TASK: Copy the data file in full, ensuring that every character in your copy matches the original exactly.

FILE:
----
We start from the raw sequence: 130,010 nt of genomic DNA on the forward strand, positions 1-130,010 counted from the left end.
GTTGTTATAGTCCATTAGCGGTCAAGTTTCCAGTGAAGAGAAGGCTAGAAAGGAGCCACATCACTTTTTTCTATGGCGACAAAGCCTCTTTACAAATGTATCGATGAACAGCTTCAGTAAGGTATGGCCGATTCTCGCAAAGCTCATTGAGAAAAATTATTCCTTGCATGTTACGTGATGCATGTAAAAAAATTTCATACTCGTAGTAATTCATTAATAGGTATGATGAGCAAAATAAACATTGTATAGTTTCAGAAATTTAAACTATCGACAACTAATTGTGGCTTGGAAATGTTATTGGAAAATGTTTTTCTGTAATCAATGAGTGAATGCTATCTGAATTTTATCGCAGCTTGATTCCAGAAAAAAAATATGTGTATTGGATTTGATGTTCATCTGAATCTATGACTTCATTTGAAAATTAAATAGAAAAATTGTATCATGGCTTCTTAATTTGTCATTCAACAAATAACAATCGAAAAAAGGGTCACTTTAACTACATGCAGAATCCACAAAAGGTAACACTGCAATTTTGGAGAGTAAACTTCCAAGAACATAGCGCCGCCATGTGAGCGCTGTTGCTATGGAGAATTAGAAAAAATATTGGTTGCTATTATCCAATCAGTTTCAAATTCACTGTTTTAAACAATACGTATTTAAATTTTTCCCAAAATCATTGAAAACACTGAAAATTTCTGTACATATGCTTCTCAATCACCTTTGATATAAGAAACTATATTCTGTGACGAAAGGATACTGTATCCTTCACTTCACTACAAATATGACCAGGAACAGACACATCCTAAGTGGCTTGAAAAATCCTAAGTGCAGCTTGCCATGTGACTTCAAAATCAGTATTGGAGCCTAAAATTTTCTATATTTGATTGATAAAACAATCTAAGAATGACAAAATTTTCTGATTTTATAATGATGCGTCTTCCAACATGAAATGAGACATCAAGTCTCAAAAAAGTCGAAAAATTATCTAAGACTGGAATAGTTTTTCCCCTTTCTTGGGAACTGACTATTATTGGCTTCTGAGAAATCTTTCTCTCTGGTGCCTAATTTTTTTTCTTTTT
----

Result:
We start from the raw sequence: 130,010 nt of genomic DNA on the forward strand, positions 1-130,010 counted from the left end.
GTTGTTATAGTCCATTAGCGGTCAAGTTTCCAGTGAAGAGAAGGCTAGAAAGGAGCCACATCACTTTTTTCTATGGCGACAAAGCCTCTTTACAAATGTATCGATGAACAGCTTCAGTAAGGTATGGCCGATTCTCGCAAAGCTCATTGAGAAAAATTATTCCTTGCATGTTACGTGATGCATGTAAAAAAATTTCATACTCGTAGTAATTCATTAATAGGTATGATGAGCAAAATAAACATTGTATAGTTTCAGAAATTTAAACTATCGACAACTAATTGTGGCTTGGAAATGTTATTGGAAAATGTTTTTCTGTAATCAATGAGTGAATGCTATCTGAATTTTATCGCAGCTTGATTCCAGAAAAAAAATATGTGTATTGGATTTGATGTTCATCTGAATCTATGACTTCATTTGAAAATTAAATAGAAAAATTGTATCATGGCTTCTTAATTTGTCATTCAACAAATAACAATCGAAAAAAGGGTCACTTTAACTACATGCAGAATCCACAAAAGGTAACACTGCAATTTTGGAGAGTAAACTTCCAAGAACATAGCGCCGCCATGTGAGCGCTGTTGCTATGGAGAATTAGAAAAAATATTGGTTGCTATTATCCAATCAGTTTCAAATTCACTGTTTTAAACAATACGTATTTAAATTTTTCCCAAAATCATTGAAAACACTGAAAATTTCTGTACATATGCTTCTCAATCACCTTTGATATAAGAAACTATATTCTGTGACGAAAGGATACTGTATCCTTCACTTCACTACAAATATGACCAGGAACAGACACATCCTAAGTGGCTTGAAAAATCCTAAGTGCAGCTTGCCATGTGACTTCAAAATCAGTATTGGAGCCTAAAATTTTCTATATTTGATTGATAAAACAATCTAAGAATGACAAAATTTTCTGATTTTATAATGATGCGTCTTCCAACATGAAATGAGACATCAAGTCTCAAAAAAGTCGAAAAATTATCTAAGACTGGAATAGTTTTTCCCCTTTCTTGGGAACTGACTATTATTGGCTTCTGAGAAATCTTTCTCTCTGGTGCCTAATTTTTTTTCTTTTT